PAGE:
A solar electric system typically consists of solar panels and an inverter. Some may also include a battery and charge controller. Common types of solar electric systems include grid-connected, grid-connected with battery backup, off-grid, and community solar. Each has distinct applications and components.
There are many factors to consider when choosing the right solar electric system.
Before installing solar, ensure the home or business is energy efficient. Energy efficiency is a cost-effective, low-risk investment that can improve the health, safety, and comfort of a home or business. Additionally, an energy-efficient building will require fewer solar panels. More information on energy efficiency can be found on EnergySaver.SC.GOV.
The type and size of a solar electric system that can be physically installed will depend on the type of roof and how much sun the building gets. The home’s roof type and solar resource will determine the solar electric system type and size.
When purchasing a solar electric system, the right choice will depend on how much sunlight the area receives, the budget, how much conventional power a consumer wants to offset with solar power, how much room there is on a roof or in a yard, and where the solar panels will be mounted.
Before purchasing a solar electric system, homeowners need to determine available roof space and condition. A helpful tool to use when deciding whether to purchase solar for a home or business is Google’s Project Sunroof. With this tool, consumers can type in an address and see an estimate of how much of their roof is available for a solar installation.
If a roof is more than 15 years old, consumers may want to consider replacing it when they purchase a solar electric system; otherwise, the entire solar electric system will need to be removed whenever the roof is replaced. Most solar vendors recommend using roofing material that will last as long as the system, which is about 25 to 30 years. Make sure the roof can hold the weight of the system, which is estimated at three to five pounds per square foot, depending on the type of technology used and installation methods. In addition, be certain to ask the installer about the structural integrity of an existing roof and its ability to safely support solar panels.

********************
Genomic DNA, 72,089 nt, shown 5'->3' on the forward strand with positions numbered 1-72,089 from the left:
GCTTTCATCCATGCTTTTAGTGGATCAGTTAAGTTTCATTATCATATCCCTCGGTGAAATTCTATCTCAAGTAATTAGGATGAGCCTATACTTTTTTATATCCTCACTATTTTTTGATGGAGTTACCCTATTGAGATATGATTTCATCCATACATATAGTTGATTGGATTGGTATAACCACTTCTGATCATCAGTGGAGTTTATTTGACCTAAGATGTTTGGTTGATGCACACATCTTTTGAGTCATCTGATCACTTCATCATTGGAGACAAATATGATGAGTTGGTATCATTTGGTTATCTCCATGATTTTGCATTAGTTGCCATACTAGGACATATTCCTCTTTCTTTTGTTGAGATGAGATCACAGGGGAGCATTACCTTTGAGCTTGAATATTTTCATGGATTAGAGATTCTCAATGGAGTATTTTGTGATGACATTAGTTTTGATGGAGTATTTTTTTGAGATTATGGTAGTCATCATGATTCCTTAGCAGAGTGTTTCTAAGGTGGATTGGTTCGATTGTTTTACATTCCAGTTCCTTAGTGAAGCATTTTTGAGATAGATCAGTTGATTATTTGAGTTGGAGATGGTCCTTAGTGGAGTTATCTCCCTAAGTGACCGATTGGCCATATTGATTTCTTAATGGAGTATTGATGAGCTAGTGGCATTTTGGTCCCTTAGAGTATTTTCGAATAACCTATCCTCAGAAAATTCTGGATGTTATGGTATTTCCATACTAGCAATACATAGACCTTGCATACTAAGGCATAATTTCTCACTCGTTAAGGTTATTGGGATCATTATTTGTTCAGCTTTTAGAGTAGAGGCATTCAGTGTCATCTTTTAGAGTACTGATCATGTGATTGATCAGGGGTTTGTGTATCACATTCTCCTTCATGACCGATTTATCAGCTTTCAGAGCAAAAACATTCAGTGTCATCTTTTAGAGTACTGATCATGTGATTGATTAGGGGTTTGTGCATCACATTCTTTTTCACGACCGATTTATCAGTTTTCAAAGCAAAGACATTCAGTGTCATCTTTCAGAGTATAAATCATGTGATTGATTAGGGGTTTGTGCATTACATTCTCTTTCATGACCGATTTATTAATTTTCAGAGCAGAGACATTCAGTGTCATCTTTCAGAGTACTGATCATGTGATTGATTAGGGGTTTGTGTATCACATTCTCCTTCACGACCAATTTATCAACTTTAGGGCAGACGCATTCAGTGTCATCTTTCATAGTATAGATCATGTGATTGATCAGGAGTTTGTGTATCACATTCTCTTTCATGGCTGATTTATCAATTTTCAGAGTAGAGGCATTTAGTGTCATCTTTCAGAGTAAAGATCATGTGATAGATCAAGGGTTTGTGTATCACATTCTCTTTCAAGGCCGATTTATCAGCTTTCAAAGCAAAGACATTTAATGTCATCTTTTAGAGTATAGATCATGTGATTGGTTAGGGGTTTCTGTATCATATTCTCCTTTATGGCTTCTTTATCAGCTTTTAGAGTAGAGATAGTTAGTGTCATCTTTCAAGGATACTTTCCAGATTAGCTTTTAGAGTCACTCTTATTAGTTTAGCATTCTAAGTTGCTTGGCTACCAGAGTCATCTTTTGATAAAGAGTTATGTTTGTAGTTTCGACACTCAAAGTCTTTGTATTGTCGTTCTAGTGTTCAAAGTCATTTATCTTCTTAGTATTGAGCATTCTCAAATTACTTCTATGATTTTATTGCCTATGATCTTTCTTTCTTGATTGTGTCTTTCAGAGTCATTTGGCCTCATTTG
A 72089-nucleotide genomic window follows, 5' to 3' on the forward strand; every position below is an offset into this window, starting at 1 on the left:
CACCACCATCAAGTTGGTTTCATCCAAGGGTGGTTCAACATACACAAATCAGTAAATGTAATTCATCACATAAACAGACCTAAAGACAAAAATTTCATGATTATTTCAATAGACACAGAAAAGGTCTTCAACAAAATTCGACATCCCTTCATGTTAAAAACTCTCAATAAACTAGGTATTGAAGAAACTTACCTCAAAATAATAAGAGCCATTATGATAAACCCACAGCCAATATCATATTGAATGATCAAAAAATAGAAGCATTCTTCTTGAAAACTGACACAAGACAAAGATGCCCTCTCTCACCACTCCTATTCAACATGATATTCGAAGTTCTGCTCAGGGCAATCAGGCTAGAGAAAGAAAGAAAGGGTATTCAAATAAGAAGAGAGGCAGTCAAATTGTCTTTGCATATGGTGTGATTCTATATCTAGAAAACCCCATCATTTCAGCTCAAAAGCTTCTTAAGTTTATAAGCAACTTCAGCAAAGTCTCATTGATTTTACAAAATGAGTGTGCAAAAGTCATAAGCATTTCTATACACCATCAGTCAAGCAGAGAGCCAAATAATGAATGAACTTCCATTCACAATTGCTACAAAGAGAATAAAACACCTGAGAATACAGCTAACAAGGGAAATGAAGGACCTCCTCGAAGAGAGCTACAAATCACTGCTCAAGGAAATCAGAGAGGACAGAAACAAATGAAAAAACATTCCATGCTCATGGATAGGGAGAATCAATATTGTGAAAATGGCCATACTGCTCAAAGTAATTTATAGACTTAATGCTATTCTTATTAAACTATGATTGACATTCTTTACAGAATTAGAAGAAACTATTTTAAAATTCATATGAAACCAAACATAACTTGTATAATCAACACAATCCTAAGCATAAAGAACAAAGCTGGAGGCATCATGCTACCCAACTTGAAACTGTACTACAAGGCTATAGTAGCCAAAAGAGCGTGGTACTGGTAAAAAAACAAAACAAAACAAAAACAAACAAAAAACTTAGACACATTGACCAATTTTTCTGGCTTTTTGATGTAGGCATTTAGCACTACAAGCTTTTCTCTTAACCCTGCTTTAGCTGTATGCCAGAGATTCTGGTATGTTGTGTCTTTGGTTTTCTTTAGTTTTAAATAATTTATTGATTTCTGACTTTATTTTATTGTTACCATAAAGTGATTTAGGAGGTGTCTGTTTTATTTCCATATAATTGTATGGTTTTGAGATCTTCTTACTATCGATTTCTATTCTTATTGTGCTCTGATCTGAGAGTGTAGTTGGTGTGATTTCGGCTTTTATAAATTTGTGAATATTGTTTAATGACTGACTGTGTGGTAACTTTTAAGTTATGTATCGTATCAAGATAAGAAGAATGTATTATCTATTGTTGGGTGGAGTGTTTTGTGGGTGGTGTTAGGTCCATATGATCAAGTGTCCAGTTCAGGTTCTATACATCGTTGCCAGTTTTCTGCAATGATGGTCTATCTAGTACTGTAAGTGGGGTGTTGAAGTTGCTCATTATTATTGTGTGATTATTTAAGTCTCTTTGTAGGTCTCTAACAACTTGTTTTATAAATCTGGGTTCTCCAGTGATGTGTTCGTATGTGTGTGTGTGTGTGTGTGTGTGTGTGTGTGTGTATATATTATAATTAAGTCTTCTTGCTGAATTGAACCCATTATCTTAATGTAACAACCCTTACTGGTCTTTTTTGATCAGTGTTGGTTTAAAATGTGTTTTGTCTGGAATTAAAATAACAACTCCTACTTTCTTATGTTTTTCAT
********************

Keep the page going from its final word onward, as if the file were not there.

Space and Orientation
For maximum performance, a solar electric system needs about 75 to 100 square feet of unshaded south-facing roof or yard space for every kilowatt of electricity produced. If a roof does not face south, consumers can still use a solar electric system, but the performance will be about 5% less with a southeast- or southwest-facing system. Eastern, western, and northern exposures will show an even greater drop in performance, so consumers should be sure to understand how such a system will meet expectations.
Roof pitch is also important to capture the path of the sun, but the requirements vary with location. The solar vendor and installer should be able to tell how the pitch of a roof will affect the performance of a system. When a south-facing roof is not available, some people install solar electric systems on garage roofs or use them as window awnings and porch coverings. If a consumer has a shortage of roof space, panels can be mounted on a pole or in the yard. Ground-mounted systems are great for homes with large yards. Some systems come mounted on a tracker that follows the sun’s movement.
Shading a panel reduces its performance because it blocks sunlight. The most common items that shade solar panels are trees, chimneys, nearby buildings, pipes, skylights, and vents. To determine possible shading problems, consult a solar professional who uses a software program that can estimate site shading. Some people will examine a proposed location throughout the day and year to see how the area shading changes. For example, shading in an area can change from summer to winter because the sun’s path changes.